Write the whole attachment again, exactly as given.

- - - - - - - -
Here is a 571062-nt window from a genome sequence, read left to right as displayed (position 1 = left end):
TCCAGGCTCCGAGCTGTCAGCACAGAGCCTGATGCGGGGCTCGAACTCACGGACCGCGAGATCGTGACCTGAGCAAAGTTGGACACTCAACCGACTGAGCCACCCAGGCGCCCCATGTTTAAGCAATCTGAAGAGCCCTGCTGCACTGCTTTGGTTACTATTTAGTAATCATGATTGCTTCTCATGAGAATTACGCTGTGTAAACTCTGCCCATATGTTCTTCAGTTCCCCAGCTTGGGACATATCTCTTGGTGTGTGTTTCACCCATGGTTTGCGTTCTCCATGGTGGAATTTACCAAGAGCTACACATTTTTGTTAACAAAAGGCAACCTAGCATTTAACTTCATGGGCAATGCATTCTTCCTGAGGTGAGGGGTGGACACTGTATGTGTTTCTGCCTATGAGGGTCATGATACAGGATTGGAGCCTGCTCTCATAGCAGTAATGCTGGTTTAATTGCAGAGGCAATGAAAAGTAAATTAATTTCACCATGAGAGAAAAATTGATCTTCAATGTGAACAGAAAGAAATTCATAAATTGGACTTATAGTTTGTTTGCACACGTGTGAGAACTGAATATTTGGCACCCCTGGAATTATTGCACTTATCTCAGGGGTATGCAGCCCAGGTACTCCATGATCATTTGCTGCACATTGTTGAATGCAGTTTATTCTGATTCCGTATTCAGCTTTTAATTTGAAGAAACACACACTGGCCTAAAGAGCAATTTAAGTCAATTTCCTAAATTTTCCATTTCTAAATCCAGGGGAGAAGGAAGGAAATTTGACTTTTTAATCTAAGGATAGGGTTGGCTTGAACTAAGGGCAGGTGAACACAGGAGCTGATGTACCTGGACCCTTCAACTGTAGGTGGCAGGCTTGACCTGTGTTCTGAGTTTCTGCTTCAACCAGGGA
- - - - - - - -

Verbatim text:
Here is a 571062-nt window from a genome sequence, read left to right as displayed (position 1 = left end):
TCCAGGCTCCGAGCTGTCAGCACAGAGCCTGATGCGGGGCTCGAACTCACGGACCGCGAGATCGTGACCTGAGCAAAGTTGGACACTCAACCGACTGAGCCACCCAGGCGCCCCATGTTTAAGCAATCTGAAGAGCCCTGCTGCACTGCTTTGGTTACTATTTAGTAATCATGATTGCTTCTCATGAGAATTACGCTGTGTAAACTCTGCCCATATGTTCTTCAGTTCCCCAGCTTGGGACATATCTCTTGGTGTGTGTTTCACCCATGGTTTGCGTTCTCCATGGTGGAATTTACCAAGAGCTACACATTTTTGTTAACAAAAGGCAACCTAGCATTTAACTTCATGGGCAATGCATTCTTCCTGAGGTGAGGGGTGGACACTGTATGTGTTTCTGCCTATGAGGGTCATGATACAGGATTGGAGCCTGCTCTCATAGCAGTAATGCTGGTTTAATTGCAGAGGCAATGAAAAGTAAATTAATTTCACCATGAGAGAAAAATTGATCTTCAATGTGAACAGAAAGAAATTCATAAATTGGACTTATAGTTTGTTTGCACACGTGTGAGAACTGAATATTTGGCACCCCTGGAATTATTGCACTTATCTCAGGGGTATGCAGCCCAGGTACTCCATGATCATTTGCTGCACATTGTTGAATGCAGTTTATTCTGATTCCGTATTCAGCTTTTAATTTGAAGAAACACACACTGGCCTAAAGAGCAATTTAAGTCAATTTCCTAAATTTTCCATTTCTAAATCCAGGGGAGAAGGAAGGAAATTTGACTTTTTAATCTAAGGATAGGGTTGGCTTGAACTAAGGGCAGGTGAACACAGGAGCTGATGTACCTGGACCCTTCAACTGTAGGTGGCAGGCTTGACCTGTGTTCTGAGTTTCTGCTTCAACCAGGGA